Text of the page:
January 5, 2006, Thursday after Epiphany
1 John 3:11-21, John 1:43-51
“I saw you while you were still under the fig tree before Philip called you.”
Years ago, I watched one of these movies shown during the holy week. These are the long movies of the Ten Commandments, the creation of the world, the New Testament stories, and those movies where you are forced to watch because there is nothing else to watch. I distinctly remember this scene from one of those movies.
A man was dressed in what looked like a rabbi’s white tunic sitting down under a tree. It was set in Palestine where people plant a fig tree in front of their houses for some shade. He was reading a scroll nestled on top of his lap. He was praying. At a certain moment, he looked up to the sky and saw the sun’s ray behind the leaves that were dancing. His face was a face of man enlightened, as if new wisdom was shared to him. He smiled and continued to read and pray.
That was Nathanael under the fig tree.
I saw you under the fig tree.
As I went home last December, I knew I was in for a surprise. Most of my friends told me of the new gimik places in the city. The new adventure Cagya-anons are discovering. As soon as I settled myself in Loyola House in XU, I went around the main plaza we call DVsoria. I found myself surrounded by dazzling lights. There were different kinds of cafés littered around the vicinity. It was past 11 pm and the evening creatures started to come out from their holes. Yuppies my age and more young people were still on the street, to think that it was Monday evening. I could still mange to point out the old buildings, the familiar streets, the convenience stores, but there was a different feeling. Everything seemed familiar, looked familiar, and sounded familiar, but there was a little feeling of being lost, being not anymore part of it.
Many times, we feel relieved when we feel that we are understood. When we feel that, someone really knows us and we do not have to explain ourselves well. However, there are also instances when we do not allow others to know us. We just block off ourselves from others without any significant reasons at all. We just do not want to and that is that. Scary thing is we even could do this with our relationship with our Lord. Blocking ourselves from him.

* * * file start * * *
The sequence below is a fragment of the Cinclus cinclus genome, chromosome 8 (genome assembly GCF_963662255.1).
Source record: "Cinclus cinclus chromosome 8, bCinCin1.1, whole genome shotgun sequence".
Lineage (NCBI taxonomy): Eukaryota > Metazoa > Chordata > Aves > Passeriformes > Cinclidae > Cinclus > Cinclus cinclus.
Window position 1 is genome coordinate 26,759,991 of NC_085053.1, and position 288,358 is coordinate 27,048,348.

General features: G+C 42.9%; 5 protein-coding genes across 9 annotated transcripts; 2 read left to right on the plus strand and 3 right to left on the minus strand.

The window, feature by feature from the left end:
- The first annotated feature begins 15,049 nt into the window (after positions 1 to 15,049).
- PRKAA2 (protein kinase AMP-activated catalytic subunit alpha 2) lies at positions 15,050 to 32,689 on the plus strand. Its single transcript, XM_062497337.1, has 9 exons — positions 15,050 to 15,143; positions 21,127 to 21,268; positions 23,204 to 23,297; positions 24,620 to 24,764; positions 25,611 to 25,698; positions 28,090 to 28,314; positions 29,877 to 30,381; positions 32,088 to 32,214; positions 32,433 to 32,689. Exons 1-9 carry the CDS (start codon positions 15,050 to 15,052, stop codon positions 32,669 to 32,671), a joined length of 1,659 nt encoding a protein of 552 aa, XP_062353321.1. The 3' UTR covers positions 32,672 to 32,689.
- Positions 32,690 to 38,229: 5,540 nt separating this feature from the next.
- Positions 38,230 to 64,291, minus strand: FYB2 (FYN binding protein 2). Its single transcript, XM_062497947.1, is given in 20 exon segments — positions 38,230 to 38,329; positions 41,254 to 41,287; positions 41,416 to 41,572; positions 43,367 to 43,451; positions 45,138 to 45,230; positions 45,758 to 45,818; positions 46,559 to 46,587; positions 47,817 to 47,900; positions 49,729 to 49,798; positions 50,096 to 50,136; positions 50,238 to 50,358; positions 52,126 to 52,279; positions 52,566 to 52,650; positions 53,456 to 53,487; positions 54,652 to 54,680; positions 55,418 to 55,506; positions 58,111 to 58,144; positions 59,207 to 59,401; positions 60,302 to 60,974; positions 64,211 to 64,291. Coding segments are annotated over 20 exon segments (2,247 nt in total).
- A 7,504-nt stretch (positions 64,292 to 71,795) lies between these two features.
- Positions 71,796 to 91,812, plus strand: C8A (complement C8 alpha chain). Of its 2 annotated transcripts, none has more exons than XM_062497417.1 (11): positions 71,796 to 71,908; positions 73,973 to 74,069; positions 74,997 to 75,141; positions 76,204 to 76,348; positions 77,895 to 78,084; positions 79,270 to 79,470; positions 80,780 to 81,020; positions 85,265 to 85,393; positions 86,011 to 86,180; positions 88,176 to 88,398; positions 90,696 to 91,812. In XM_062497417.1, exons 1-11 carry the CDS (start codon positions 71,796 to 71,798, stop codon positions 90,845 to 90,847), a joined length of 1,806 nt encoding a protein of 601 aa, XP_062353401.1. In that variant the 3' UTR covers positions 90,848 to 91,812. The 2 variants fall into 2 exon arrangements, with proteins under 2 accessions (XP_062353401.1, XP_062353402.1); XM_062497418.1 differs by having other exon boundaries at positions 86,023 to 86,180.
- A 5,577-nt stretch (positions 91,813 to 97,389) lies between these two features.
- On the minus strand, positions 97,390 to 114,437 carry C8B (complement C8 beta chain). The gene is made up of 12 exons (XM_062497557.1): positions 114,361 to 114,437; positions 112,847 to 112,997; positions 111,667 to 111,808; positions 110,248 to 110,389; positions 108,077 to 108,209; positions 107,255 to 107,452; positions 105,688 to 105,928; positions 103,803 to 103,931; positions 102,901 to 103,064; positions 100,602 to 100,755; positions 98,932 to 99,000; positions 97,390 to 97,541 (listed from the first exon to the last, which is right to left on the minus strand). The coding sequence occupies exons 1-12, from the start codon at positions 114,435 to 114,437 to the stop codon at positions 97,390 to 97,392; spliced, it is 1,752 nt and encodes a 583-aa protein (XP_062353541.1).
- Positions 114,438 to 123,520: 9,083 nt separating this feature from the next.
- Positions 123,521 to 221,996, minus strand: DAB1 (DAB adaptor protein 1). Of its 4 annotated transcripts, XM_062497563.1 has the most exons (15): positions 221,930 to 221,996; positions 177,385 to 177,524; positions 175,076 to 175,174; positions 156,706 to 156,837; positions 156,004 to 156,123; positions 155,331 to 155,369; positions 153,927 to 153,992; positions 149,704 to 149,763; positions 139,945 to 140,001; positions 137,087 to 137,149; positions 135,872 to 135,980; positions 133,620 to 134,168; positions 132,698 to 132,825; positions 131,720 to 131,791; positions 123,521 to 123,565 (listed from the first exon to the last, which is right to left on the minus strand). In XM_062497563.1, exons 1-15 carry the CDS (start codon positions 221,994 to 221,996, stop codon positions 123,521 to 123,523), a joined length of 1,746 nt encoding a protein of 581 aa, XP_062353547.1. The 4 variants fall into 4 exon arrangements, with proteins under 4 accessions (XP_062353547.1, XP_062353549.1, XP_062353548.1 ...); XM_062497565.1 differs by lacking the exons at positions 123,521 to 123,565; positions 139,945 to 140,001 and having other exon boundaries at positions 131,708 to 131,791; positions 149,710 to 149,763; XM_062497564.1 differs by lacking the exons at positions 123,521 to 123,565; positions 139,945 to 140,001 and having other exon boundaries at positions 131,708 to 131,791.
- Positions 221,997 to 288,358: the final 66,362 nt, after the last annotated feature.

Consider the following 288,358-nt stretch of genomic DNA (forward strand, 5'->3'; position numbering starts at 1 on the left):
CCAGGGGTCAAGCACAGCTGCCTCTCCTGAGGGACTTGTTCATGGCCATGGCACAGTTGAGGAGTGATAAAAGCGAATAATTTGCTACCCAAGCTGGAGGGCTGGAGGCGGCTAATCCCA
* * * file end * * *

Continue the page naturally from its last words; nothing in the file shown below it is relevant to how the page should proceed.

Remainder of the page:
I remember what Fr. Bill McGary said in his homily during the 30-day retreat. He was talking about how easily we could tear God away from the picture, about how we can ask him to just stay in his Church, stay in the tabernacle. Like, Lord we’ll give you the most expensive silk clothes for your altar, but don’t mess up with our lives. You stay there. How easy it is to just shut-off our Lord from ourselves.
Nathanael (aka Bartholomeow) in that scene under the fig tree teaches us that we not only should be familiar with God, but we let God be familiar to us by letting ourselves be known by Him. By making him a part of our daily lives. By not shutting him off from the daily grind. Nathanael’s face in that movie depicted someone who knows who he was talking to and someone who understood him as well. We can deduce that Jesus did saw Nathanael under the fig tree and saw how he had no guile in him as they conversed.
In the first reading, we hear St. John exhorting to the small Christian communities of how they should love one another. That love should not pass only through words and tongue, but in actions and in truth. And this can only be achieved when we know and is familiar with the one we are following. Nathanael’s bold declaration that Jesus is the Son of Man could come only from a person who feels that he is understood. A person whom he knows and who knows him as well.
The challenge Jesus gave to Philip, follow me, is the same challenge we receive today. To follow the Lord is to know him and to ourselves familiar to him as well. And in doing so we allow ourselves to act on the kind of love he teaches us. However, if we continue to go on with our lives without allowing ourselves to be known by the one person we are following, there might come a time when begin to not know anymore whom we are following.
Finally, I reiterate the challenge that is given to us by the two readings for this morning. That we allow ourselves to be known by Our Lord, that in so doing, we may be able to follow him more and love him more.